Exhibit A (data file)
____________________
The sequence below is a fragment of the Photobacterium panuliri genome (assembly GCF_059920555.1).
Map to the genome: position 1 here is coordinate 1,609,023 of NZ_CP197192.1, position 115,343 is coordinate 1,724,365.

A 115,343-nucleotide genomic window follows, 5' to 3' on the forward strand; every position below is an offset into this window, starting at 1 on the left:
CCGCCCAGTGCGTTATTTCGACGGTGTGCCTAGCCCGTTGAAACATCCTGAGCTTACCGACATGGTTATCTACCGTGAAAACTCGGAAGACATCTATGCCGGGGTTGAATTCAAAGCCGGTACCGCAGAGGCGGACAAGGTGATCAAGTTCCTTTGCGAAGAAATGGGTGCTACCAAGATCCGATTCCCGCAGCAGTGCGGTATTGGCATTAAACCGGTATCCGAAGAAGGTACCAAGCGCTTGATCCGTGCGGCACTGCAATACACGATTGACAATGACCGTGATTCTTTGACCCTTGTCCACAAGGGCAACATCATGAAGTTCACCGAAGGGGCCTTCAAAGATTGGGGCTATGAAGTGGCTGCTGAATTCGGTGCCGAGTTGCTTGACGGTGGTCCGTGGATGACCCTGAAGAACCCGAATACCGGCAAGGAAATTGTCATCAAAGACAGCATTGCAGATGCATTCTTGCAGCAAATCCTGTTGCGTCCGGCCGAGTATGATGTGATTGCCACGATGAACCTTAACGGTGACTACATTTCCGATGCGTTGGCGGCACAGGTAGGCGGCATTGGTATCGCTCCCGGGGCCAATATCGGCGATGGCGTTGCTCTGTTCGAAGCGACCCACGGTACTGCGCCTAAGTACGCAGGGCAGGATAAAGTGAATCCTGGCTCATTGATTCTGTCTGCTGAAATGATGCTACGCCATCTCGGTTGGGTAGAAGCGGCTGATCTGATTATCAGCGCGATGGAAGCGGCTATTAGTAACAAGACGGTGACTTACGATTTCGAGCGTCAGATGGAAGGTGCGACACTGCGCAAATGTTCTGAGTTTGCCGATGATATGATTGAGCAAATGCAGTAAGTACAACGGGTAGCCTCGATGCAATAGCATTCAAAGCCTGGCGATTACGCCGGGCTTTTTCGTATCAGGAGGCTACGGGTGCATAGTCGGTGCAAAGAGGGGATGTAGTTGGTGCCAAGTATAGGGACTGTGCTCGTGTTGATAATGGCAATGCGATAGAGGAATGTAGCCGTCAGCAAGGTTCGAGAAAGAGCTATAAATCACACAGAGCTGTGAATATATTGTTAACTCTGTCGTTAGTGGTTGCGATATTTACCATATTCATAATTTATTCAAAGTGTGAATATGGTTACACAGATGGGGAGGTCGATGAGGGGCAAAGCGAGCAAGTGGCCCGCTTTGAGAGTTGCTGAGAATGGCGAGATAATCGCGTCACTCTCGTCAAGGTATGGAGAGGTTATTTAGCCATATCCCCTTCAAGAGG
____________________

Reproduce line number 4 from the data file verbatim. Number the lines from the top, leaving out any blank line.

CCGCCCAGTGCGTTATTTCGACGGTGTGCCTAGCCCGTTGAAACATCCTGAGCTTACCGACATGGTTATCTACCGTGAAAACTCGGAAGACATCTATGCCGGGGTTGAATTCAAAGCCGGTACCGCAGAGGCGGACAAGGTGATCAAGTTCCTTTGCGAAGAAATGGGTGCTACCAAGATCCGATTCCCGCAGCAGTGCGGTATTGGCATTAAACCGGTATCCGAAGAAGGTACCAAGCGCTTGATCCGTGCGGCACTGCAATACACGATTGACAATGACCGTGATTCTTTGACCCTTGTCCACAAGGGCAACATCATGAAGTTCACCGAAGGGGCCTTCAAAGATTGGGGCTATGAAGTGGCTGCTGAATTCGGTGCCGAGTTGCTTGACGGTGGTCCGTGGATGACCCTGAAGAACCCGAATACCGGCAAGGAAATTGTCATCAAAGACAGCATTGCAGATGCATTCTTGCAGCAAATCCTGTTGCGTCCGGCCGAGTATGATGTGATTGCCACGATGAACCTTAACGGTGACTACATTTCCGATGCGTTGGCGGCACAGGTAGGCGGCATTGGTATCGCTCCCGGGGCCAATATCGGCGATGGCGTTGCTCTGTTCGAAGCGACCCACGGTACTGCGCCTAAGTACGCAGGGCAGGATAAAGTGAATCCTGGCTCATTGATTCTGTCTGCTGAAATGATGCTACGCCATCTCGGTTGGGTAGAAGCGGCTGATCTGATTATCAGCGCGATGGAAGCGGCTATTAGTAACAAGACGGTGACTTACGATTTCGAGCGTCAGATGGAAGGTGCGACACTGCGCAAATGTTCTGAGTTTGCCGATGATATGATTGAGCAAATGCAGTAAGTACAACGGGTAGCCTCGATGCAATAGCATTCAAAGCCTGGCGATTACGCCGGGCTTTTTCGTATCAGGAGGCTACGGGTGCATAGTCGGTGCAAAGAGGGGATGTAGTTGGTGCCAAGTATAGGGACTGTGCTCGTGTTGATAATGGCAATGCGATAGAGGAATGTAGCCGTCAGCAAGGTTCGAGAAAGAGCTATAAATCACACAGAGCTGTGAATATATTGTTAACTCTGTCGTTAGTGGTTGCGATATTTACCATATTCATAATTTATTCAAAGTGTGAATATGGTTACACAGATGGGGAGGTCGATGAGGGGCAAAGCGAGCAAGTGGCCCGCTTTGAGAGTTGCTGAGAATGGCGAGATAATCGCGTCACTCTCGTCAAGGTATGGAGAGGTTATTTAGCCATATCCCCTTCAAGAGG